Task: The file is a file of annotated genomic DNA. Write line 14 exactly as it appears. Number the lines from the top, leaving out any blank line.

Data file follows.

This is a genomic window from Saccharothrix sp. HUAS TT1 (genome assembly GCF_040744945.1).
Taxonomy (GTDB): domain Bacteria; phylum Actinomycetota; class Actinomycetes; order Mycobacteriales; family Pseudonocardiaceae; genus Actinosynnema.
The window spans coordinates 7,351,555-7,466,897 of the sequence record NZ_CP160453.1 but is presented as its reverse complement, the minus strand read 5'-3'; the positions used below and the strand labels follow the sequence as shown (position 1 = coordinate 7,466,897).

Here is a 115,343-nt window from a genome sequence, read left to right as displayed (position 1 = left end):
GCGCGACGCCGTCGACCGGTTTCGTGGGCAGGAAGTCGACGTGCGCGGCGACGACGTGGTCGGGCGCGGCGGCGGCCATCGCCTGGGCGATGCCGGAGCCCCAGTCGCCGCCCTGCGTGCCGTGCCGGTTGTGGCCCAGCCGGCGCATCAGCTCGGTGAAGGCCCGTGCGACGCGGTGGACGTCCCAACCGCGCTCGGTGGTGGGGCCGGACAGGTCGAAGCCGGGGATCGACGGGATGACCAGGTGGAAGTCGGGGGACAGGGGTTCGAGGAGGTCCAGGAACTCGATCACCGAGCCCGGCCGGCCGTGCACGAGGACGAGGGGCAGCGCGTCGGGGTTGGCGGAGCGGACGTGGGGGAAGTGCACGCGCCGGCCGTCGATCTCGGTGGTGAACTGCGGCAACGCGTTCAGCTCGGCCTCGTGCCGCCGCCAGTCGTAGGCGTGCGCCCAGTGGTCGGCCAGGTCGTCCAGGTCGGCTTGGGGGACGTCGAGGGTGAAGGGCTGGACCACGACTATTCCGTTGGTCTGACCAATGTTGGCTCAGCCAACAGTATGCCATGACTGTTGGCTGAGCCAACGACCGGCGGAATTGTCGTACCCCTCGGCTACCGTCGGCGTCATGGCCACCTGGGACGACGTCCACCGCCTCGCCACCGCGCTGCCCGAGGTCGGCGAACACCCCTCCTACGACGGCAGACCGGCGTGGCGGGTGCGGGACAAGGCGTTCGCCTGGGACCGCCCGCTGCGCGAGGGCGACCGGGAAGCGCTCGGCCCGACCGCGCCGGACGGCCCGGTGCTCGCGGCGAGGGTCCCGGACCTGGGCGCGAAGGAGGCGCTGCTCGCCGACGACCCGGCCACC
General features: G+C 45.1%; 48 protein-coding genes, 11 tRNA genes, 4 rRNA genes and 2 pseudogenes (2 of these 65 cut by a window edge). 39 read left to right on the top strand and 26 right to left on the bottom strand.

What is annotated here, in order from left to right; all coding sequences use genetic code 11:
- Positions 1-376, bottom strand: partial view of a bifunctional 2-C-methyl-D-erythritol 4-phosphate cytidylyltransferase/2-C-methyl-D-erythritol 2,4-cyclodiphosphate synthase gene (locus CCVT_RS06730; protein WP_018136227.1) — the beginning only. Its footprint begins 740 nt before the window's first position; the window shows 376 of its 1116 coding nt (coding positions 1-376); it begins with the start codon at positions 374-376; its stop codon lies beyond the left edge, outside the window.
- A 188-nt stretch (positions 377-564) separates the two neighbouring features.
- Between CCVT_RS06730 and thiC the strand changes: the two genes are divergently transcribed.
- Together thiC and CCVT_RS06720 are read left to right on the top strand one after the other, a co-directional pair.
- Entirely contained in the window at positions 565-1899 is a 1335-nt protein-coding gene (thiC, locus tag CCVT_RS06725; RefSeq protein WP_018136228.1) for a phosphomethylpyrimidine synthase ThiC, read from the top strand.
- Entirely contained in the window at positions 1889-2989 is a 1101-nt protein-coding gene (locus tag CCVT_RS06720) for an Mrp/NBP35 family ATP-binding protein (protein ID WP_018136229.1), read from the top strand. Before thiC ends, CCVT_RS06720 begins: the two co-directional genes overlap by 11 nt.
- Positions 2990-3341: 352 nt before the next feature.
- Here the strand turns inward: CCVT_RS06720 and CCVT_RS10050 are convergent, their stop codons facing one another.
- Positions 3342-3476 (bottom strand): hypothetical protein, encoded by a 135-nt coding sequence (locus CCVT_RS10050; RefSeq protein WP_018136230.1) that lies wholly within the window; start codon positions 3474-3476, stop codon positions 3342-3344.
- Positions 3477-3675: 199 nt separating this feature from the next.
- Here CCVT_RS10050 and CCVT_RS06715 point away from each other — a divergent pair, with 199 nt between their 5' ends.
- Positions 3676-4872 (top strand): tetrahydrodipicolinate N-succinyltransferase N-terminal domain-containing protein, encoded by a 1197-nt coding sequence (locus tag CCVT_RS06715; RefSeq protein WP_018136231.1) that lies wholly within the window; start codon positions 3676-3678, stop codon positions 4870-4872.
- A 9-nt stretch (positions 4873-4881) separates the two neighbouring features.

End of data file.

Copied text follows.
- Positions 2990-3341: 352 nt before the next feature.